Embracing a new religion is indeed a beautiful event. Soon after, however, as we become more socially involved, mixing and mingling with certain folk is not always a “bowl full of cherries”. Sometimes, we witness religious discussions which are not the least bit productive, but instead a less than graceful ‘war of words’ among people with opposing views. And, if we’re not careful, it is easy to get caught up in these tirades—it is at that point we must stop and ask ourselves what would our prophet Mohammad (PBUH) do? What does Islam suggest? The answer usually comes from within ourselves, without having to ask–if we do a little soul searching. For instance, it wasn’t until I began reading more Islamic literature that I realized much of this fighting, due to intolerance of another’s belief, is simply not what the Man upstairs calls for—Allah. Therefore, I’m offering readers a firsthand affidavit of my experience, in which I had to come to terms with my own deep-seated intolerance, with examples of Quranic ayahs that led me down a tranquil corridor towards religious tolerance in Islam.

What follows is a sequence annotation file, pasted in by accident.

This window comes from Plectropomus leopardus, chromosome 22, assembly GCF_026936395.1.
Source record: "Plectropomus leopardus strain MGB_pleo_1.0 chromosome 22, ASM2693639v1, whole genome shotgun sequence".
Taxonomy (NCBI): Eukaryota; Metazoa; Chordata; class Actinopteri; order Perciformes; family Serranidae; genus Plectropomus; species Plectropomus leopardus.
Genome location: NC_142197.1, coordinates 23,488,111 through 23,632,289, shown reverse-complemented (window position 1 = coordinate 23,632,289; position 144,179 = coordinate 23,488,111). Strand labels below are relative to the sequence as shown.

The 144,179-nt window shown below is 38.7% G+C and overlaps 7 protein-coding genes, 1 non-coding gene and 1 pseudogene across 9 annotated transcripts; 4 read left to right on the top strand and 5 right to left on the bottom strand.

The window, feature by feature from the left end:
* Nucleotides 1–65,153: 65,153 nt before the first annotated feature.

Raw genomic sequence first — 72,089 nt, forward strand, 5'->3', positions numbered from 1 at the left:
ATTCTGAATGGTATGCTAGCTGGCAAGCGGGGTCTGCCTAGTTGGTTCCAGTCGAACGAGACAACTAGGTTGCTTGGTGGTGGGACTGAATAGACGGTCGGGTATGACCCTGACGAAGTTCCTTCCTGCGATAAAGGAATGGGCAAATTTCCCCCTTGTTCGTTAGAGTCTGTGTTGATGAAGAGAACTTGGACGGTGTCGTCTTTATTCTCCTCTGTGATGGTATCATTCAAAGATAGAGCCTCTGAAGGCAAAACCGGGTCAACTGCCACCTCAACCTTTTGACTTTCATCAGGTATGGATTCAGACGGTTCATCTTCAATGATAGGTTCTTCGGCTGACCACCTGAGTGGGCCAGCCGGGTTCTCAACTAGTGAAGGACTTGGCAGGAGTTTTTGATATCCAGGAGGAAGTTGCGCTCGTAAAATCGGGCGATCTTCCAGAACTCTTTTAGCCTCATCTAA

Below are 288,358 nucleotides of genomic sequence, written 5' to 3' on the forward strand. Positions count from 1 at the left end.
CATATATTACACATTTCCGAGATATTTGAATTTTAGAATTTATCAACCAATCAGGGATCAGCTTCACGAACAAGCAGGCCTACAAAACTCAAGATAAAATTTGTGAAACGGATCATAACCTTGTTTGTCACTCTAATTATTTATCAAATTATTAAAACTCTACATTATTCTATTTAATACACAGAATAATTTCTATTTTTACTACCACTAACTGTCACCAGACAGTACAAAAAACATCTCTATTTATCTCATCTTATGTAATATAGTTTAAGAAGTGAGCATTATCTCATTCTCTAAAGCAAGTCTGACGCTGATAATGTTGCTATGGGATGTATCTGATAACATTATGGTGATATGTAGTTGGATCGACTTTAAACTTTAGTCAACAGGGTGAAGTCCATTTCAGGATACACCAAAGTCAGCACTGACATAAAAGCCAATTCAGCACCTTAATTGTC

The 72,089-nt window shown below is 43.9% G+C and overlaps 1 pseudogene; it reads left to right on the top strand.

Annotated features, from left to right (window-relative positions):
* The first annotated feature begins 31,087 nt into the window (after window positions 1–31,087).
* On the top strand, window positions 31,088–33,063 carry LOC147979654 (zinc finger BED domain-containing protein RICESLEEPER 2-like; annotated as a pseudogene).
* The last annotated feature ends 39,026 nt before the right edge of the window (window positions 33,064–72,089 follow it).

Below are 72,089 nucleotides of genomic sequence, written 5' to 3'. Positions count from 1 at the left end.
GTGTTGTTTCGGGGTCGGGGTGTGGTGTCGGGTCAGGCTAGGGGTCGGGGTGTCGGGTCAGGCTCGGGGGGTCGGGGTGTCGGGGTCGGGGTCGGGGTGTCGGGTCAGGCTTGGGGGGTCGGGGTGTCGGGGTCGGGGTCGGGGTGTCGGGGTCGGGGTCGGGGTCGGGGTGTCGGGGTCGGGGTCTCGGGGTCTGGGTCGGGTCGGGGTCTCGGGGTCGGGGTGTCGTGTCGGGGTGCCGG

I confess, I was not the best Muslim when I converted. I got tossed around between many religious sects and groups trying to reel me in with their group think “voodoo”. The sharks were after me, and I rarely had time to think for myself. It was not hard to get wrapped up in all that group think, much of what people said enticed my alter ego: I could relate to them. I felt comforted knowing that someone was on my side–when it came down to the resentment I harbored, for so long, towards the faith I left behind. What I held back, overtly, was that after my reversion things became a habit of compare and contrast: comparing every bad aspect of my Catholic past against every better aspect of my newly embraced religion; comparing the bad treatment I received from my Christian peers and mentors to the better treatment I was receiving from my new Muslim peers and mentors. It continued like this for some time; however, mostly when I found myself shunned or egged on for embracing Islam. And oh boy, did I stoop? I got into absurd rants, probably more or less embarrassing to myself than anyone else. I stretched my neck out, to justify my stance, as a new and bold Muslima to an audience of skeptics. Granted, it did not dawn on me, how I was going down the wrong path in a ‘war of words’, up until I saw a reflection of myself in those who blamed Islam for their own misery–pretty much in the way I blamed Christianity for my own “sorry life” at one time. I foolishly and regretfully morphed into a “meany”; meanwhile, I had forgotten that all along my mission as a Muslim was defined by the very ideal of offering Salam, spreading peace, to others. The aspects that attracted me like a magnet to Islam I would soon forget—peace, tolerance, brotherly/sisterly love–as I ventured upon this quest to prove my new found “uprightness” via useless counterblasts; consequently, these harangues made me come off as intolerant, haughty, and arrogant, rather than the “winner” I thought myself to be. Above all, what got to me about myself, when I realized how very wrong I had been, was that the one word that attracted me to even consider reverting to Islam was Salam—Peace. I felt an actual tug at my heart with this realization, was that some centripetal pull of force initiated by Allah? Regardless, I did not like what I had become: the Muslim, anger, rather than actual Islam was molding me into. Something was urging me to let go of the sullenness and find new ways to cope, because of who I am innately and, overall, because of what Islam represents. It did not take me too long to realize that after converting, when channeling the correct way of being in Islam, that my own qualms did not, in any way, represent that of other Christians nor would my experience in Islam represent that of all Muslims. I needed—more than anything—to truly comprehend my religion, other than try with such factitious enthusiasm to prove myself for the sake of winning some trivial debate. Proving myself amounted to nothing but a selfish quest in a selfless religion like Islam. I had to swallow my pride in order to practice the faith I loved, wholeheartedly, rather than intolerably. Isn’t it, after all, every Muslim’s aim to practice Islam with their heart in it as a whole? I had to get back to the person I was, the peace seeker that I had set out to be—once upon a very blue moon—and improve on her. Embracing that person, once again, combined with the ideologies of Islam, led me on my path towards a greater love and tolerance for all people of faith. That moment dawned on me when I came to a crossroads: I could either preach to the chorus, while dissecting other faiths apart, by going on a useless path of emotional revenge towards one religion (just as some do towards Islam); or I had to grapple with letting go of bitterness in a bottle towards my Christian past, while seeking forgiveness as a Muslim and the corridor to tolerance in Islam. I chose the latter—and to grow up while I was on the road to tolerance. What’s more, is perhaps I chose something greater than simply tolerance like a new level of understanding towards the Christian faith (I was born into) and those people (most of which were Christian) closest to me.